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See the latest news and updates about COVID-19 and its impact on the Charlotte region, the Carolinas and beyond.

Fact Check: Churches Can Be 'Hotspots' For Coronavirus


North Carolina Gov. Roy Cooper eased restrictions last month to allow most businesses to reopen, but churches could only hold indoor gatherings of at most 10 people. This was how he explained his reasoning: “We know that inside it is much more likely that you’re going to transmit this virus, particularly when you’re sitting or standing in one place for a long period of time.”

A group of churches sued, and a federal judge sided with them, writing that restrictions applied to one group and not another burden religious freedom. WRAL’s Paul Specht joins us to assess the governor’s claim.

Lisa Worf: Good morning, Paul. It sounds like you're outside this morning.

Paul Specht: I am working from home. My wife has kicked me out of the home office so she can work, and so here I am in our backyard.

Worf: So, are there any studies out there about how contagious coronavirus is in worship settings?

Specht: This fact check was difficult because there aren't many studies of worship services in particular as compared to other environments like retail stores or grocery stores, so we can't make a direct comparison and make a blanket statement about one being more dangerous than the other. But we can compare the activities that typically happen in those environments, which is what Gov. Cooper did.

Worf: And I mean, there are those traditional practices like singing, like communion, right, that would seem to make it more dangerous if you were doing those.

Specht: Right. And those things are generally agreed upon by experts to be more dangerous. You know, singing: You project respiratory droplets. Sharing bulletins, sharing communion: You're essentially sharing germs. But that's not really what was at issue here. You know, critics of Gov. Cooper said, "Give us the opportunity to worship safely, to practice social distancing and to take other measures." And so the issue we looked at was whether or not sitting in one place around other people indoors for a long period of time was more dangerous than, say, walking around the store just passing someone in an aisle. Experts do say that you're less likely to spread or to be in touch with someone else's germs if you're just passing by them, if it's a brief interaction as opposed to sitting around a bunch of people for a long time even if it's six feet apart.

Worf: And the ability to walk away does sound like it may help in some scenarios.

Specht: That's right, and I'm glad you brought that up because that was another key thing they said. You know, if you're sitting in church and the worship service is ongoing and someone sits near you or coughs near you there's less of an opportunity to get up and just move somewhere else. Then there might be in a Target where if you see someone near you coughing or just coming toward you, there's always that chance to walk away.

Worf: So how did you rate Cooper's claim, then?

Specht: There is enough there to show that moving around is not as dangerous as sitting in one place for a long period of time, and the CDC has even posted reports on multiple coronavirus outbreaks caused by church services. And again, I know critics will say this: Those were probably before a lot of information was out about coronavirus, it was early in the pandemic, and in some cases that's true. But still, churches have been noted hotspots for coronavirus. So we rated Cooper's claim mostly true.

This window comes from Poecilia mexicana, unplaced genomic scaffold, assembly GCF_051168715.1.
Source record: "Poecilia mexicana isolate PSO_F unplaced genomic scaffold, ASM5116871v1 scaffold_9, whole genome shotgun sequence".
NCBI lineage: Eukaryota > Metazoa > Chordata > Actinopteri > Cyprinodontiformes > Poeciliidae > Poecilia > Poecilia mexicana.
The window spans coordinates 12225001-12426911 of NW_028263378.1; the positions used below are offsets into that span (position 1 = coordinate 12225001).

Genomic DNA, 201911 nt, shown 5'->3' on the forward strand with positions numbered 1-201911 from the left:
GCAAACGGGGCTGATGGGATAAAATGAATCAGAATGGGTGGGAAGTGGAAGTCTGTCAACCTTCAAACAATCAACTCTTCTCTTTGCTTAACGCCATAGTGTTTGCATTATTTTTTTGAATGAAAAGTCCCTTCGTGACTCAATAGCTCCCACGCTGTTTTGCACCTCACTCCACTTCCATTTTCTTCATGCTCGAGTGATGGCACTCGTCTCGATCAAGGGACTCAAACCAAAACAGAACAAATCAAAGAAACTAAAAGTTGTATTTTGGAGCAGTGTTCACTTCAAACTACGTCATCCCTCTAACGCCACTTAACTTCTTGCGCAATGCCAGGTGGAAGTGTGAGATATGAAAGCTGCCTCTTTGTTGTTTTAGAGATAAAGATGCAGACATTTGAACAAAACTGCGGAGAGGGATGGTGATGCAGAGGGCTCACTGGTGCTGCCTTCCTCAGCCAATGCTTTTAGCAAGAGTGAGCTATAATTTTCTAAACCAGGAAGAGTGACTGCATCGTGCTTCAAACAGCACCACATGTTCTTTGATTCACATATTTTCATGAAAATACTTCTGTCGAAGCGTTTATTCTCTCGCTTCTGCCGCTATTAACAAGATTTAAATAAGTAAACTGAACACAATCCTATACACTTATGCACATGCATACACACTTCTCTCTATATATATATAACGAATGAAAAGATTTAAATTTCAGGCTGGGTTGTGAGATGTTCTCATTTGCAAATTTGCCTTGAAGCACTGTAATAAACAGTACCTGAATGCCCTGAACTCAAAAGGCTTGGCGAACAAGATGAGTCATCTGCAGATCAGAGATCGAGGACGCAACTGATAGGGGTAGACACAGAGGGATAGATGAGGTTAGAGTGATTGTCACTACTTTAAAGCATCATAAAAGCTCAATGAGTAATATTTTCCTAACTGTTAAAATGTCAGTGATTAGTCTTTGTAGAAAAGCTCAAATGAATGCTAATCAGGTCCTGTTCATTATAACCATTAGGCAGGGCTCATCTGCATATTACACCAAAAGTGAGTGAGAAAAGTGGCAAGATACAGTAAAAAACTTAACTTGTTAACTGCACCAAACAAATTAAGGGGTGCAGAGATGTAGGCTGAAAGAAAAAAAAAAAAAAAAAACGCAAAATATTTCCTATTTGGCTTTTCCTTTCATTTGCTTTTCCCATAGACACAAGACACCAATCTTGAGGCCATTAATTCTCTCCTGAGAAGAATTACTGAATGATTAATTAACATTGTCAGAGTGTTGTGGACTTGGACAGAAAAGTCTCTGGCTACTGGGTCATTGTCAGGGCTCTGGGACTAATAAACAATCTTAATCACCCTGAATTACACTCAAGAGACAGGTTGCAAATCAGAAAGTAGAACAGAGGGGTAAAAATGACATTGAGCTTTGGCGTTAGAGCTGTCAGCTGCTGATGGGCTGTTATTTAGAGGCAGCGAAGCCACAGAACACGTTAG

Worf: So what kind of guidelines do we have as far as conducting worship services that are as safe as they can be?

Specht: The CDC has put out some recommendations. They have not issued guidance as to whether church services should be held at all. They've left that up to the faith community to decide for themselves. But they do say to follow guidance of local governments, they say to social distance as much as possible. They say to hold services outdoors if possible and they strongly discourage the sharing of communion elements or other pamphlets or just materials at all.

Worf: Let's now turn to something that Darren Jackson said last month. He's the Democratic leader in the state House. He said two-thirds of Americans disapprove of Donald Trump not wearing a face mask in public and the vast majority supports elected officials being required to wear masks in government buildings. Is there any truth to that?

Specht: Yes, there is. Darren Jackson is the minority leader in the North Carolina State House, and he's the one who tweeted this claim. And he sent us a link to one poll: The poll said that more than 66% of people did not like that Trump was not setting a good example by wearing a mask. But that's just one poll. And so we went looking for more and we found four more polls. They just asked people, should the president wear a mask in public? And the results ranged between about 60% and as high as 72%, and so we figured that's right around the two-thirds stat that the minority leader tweeted.

Worf: So how did you rate Jackson's statement?

Specht: In this case we only have polls to go on, but everything that we saw showed overall support for Americans wanting the president to wear a face mask. Of course, that was a little lower for people who identified themselves as Republicans. It hovered around 50% or a little less, but overall, there was consistently between the 60% and 70% margins, so we rated this claim true.

These fact checks are a collaboration between WRAL and PolitiFact. You can hear them Wednesdays on WFAE's Morning Edition.

Lisa Worf traded the Midwest for Charlotte in 2006 to take a job at WFAE. She worked with public TV in Detroit and taught English in Austria before making her way to radio. Lisa graduated from University of Chicago with a bachelor’s degree in English.